Oshare means fashionable or stylish, and Oshare Kei is considered to have originated with Baroque in 2001. Osare started being used later, almost as a parody term (osaregimi translates to ‘being on the ropes’ or ‘losing ground’) and someone described as osare thinks they are fashionable/stylish, but they are actually the opposite. Features bright, bold colours for a much lighter appearance than most other sub-styles. It is also usually more casual, often with influences from street fashions such as decora. Osare Kei bands also usually have a much lighter pop or electronic music style. Kirakira Kei also seems to be used nowadays in Japan to refer to Osare Kei. Koteosa is a combination of Kote Kei and Osare Kei, with black/darker coloured outfits and a combination of darker sound with a lighter, pop style. Some koteosa bands use spooky or Halloween themes, creating a creepy cute feel, for example エルム (ELM).
Examples: An Cafe, Baroque, SuG, LM.C., Lolita23Q, ドレミ團 (Doremidan), AYABIE
Nagoya Kei [名古屋系]
There doesn’t seem to be a real definition for Nagoya Kei, other than to describe a band that originates from/has most of their band activities in the Nagoya area. However, being from that area does not necessarily define a band as Nagoya Kei. Bands described as Nagoya Kei often incorporated punk, post-punk, and gothic music styles into their work. Main period during the 1990s, and considered dead after 2004.
Examples: lynch., Laputa, DEATHGAZE
Next Generation Nagoya Kei [次世代名古屋系]
Although Nagoya Kei doesn’t seem to be used by bands or fans these days, アルルカン (ARLEQUIN) have described themselves as Next Generation Nagoya Kei (次世代名古屋系/Jisedai Nagoya Kei). Only one of their members comes from Nagoya, so Nagoya Kei isn’t a case of ‘bands that come from Nagoya are Nagoya Kei’, but instead more about musical influences and the band’s preference as to what genre they consider themselves to be.
Neo Visual & Soft Visual [ソフトヴジュ アル系, or for short ソフビ]
A much more toned down look, closer to visual kei street fashion. Hair and make-up is often more toned down as well. Several bands have become Neo/Soft after years of another style, such as The Gazette, DIR EN GREY, X Japan and LUNA SEA. Popular during the renaissance of visual kei during 2000 – 2006. Bands usually have catchy, easy-listening music.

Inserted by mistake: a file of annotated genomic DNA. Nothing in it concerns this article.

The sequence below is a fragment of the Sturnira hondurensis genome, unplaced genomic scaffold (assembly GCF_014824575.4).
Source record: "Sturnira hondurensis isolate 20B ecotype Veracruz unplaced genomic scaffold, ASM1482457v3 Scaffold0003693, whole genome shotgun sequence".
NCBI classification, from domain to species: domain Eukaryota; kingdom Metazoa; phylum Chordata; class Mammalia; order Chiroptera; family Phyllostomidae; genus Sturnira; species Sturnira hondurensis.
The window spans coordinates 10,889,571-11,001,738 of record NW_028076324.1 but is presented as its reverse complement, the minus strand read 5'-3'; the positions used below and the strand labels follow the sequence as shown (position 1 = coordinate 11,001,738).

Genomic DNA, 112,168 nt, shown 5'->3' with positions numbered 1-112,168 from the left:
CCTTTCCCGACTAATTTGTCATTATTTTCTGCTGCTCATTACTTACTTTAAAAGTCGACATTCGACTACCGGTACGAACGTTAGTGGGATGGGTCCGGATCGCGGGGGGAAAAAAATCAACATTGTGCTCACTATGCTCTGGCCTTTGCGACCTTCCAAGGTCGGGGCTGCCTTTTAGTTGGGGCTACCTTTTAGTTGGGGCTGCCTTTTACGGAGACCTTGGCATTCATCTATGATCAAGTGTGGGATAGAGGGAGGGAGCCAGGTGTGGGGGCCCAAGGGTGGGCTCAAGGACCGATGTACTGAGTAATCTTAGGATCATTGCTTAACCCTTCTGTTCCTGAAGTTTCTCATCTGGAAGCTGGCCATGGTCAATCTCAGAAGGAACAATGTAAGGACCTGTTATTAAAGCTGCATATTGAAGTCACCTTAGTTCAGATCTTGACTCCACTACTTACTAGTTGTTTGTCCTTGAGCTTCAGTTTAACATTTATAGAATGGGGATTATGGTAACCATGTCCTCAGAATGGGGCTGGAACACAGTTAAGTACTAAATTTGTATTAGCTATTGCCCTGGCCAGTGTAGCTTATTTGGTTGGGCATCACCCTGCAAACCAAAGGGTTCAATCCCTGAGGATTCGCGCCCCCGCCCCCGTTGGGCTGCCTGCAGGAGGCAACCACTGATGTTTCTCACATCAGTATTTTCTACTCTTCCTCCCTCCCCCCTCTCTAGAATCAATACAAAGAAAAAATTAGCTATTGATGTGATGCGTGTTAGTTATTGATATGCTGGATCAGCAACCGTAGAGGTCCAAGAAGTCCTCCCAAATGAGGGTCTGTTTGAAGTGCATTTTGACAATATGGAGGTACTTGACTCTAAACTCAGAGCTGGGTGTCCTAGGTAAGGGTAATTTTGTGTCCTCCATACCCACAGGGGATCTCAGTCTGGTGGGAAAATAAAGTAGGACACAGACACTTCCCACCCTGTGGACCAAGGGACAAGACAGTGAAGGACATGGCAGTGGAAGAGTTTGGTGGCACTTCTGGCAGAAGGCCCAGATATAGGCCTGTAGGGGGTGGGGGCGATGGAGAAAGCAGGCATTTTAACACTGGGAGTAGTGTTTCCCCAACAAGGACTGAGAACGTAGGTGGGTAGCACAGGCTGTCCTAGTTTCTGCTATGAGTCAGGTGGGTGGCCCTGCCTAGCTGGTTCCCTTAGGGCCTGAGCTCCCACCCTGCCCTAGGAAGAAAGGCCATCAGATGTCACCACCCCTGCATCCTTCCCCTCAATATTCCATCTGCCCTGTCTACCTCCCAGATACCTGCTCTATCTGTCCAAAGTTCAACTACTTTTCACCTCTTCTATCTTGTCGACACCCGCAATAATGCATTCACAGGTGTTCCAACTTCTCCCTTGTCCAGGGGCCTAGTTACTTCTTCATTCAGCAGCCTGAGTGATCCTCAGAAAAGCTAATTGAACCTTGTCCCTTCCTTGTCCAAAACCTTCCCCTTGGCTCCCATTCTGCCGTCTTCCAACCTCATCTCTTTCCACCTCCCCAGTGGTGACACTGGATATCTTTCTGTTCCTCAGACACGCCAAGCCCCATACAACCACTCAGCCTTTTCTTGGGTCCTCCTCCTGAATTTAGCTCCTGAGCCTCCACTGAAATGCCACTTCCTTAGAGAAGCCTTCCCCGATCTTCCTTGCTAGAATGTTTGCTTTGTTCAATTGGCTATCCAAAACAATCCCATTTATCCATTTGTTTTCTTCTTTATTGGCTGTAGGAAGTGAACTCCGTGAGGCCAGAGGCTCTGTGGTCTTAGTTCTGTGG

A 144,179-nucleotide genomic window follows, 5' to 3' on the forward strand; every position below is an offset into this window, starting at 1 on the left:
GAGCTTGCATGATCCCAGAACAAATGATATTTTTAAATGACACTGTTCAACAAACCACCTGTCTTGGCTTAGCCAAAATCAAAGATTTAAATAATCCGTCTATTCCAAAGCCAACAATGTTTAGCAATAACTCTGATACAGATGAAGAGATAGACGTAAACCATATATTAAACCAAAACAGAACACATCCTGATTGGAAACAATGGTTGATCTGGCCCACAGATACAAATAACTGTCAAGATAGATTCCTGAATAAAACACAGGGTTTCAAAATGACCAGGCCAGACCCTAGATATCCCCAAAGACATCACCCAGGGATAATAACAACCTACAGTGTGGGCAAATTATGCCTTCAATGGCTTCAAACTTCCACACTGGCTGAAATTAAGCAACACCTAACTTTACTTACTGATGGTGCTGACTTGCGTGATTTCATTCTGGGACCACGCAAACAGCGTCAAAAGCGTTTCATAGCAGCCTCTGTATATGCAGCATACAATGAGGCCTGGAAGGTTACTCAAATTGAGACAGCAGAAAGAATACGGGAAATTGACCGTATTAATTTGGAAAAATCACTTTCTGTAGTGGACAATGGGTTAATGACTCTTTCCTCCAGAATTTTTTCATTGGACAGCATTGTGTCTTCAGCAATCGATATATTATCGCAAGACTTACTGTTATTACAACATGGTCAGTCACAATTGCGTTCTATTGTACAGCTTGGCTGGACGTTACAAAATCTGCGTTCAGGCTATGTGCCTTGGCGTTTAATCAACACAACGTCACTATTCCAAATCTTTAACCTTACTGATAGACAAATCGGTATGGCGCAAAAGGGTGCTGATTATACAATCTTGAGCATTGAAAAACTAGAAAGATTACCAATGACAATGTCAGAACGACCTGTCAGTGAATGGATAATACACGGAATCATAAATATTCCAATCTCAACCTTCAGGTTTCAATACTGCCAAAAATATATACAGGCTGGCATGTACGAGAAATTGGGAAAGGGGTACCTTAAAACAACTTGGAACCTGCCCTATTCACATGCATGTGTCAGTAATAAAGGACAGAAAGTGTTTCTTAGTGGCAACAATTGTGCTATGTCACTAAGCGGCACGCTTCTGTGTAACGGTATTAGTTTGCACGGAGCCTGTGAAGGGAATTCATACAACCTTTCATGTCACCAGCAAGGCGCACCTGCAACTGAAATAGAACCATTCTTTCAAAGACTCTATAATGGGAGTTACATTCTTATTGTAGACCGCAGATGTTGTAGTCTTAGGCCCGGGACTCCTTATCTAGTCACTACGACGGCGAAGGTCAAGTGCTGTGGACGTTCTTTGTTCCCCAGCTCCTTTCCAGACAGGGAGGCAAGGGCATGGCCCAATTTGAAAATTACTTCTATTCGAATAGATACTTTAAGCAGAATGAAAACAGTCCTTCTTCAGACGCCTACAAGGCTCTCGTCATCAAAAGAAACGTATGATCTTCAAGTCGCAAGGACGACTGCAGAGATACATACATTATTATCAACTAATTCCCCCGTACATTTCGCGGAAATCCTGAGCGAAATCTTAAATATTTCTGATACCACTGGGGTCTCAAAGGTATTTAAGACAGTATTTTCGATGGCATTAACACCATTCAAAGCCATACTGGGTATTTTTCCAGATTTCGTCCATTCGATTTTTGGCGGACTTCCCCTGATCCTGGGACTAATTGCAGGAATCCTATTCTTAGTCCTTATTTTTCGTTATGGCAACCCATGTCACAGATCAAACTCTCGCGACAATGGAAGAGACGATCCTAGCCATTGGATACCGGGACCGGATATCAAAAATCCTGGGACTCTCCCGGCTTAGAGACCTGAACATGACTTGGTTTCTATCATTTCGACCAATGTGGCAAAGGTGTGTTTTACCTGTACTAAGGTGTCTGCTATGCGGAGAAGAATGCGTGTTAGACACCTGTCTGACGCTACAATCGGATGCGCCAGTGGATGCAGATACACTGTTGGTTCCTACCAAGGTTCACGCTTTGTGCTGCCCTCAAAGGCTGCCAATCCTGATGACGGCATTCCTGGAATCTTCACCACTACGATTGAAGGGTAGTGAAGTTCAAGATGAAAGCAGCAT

Examples: Janne Da Arc, The Gazette, SID
Anguro Kei [アングラ系]
Short for Andaguraundo (the Japanese pronunciation of Underground). Based on cultural movement in Japan during the 1960s that included independent theatre focusing on traditional Japanese themes, and also the political unrest of the decade. Features elements related to traditional Japanese clothes, culture, music etc., such as outfits based on kimono, military uniforms and WWII related subjects, the Rising Sun Flag, and traditional Japanese instruments. Shironuri is also used by some bands. There are similarities with Eroguro Kei, and there is some crossover between the two sub-genres, but Anguro Kei is often darker and more formal (i.e. wearing traditional Japanese clothes) than eroguro.
Examples: 神楽 (Kagrra), 犬神サーカス団 (Inugami Circus-dan), 己龍 (Kiryu), R指定 (R-Shitei), AvelCain
Eroguro Kei [エログロ系]
Combination of ‘erotic’ and ‘grotesque’. Features sexual and grotesque themes, often in a shocking or disturbing way, and can also be quite bizarre. Based on the Eroguro movement which originated in Japan during the 1920s and 30s. There are similarities with Anguro Kei, and there is some crossover between the two sub-genres.
Examples: cali≠gari, MUCC, Merry
Iryou Kei [医療系]
Meaning ‘medical care/treatment’, it uses grotesque and gorey medical themes, so is related to and possibly considered a sub-sub genre of Eroguro Kei. While it is fairly common for bands to cosplay doctors/nurses for an event etc., that doesn’t make a band Iryou Kei. There are very few Iryou Kei bands, and it seems to be the most uncommon sub-genre. Because of this, it could arguably be considered a theme, rather than its own sub-genre.
Examples: Sex Android, +isolation, LuLu.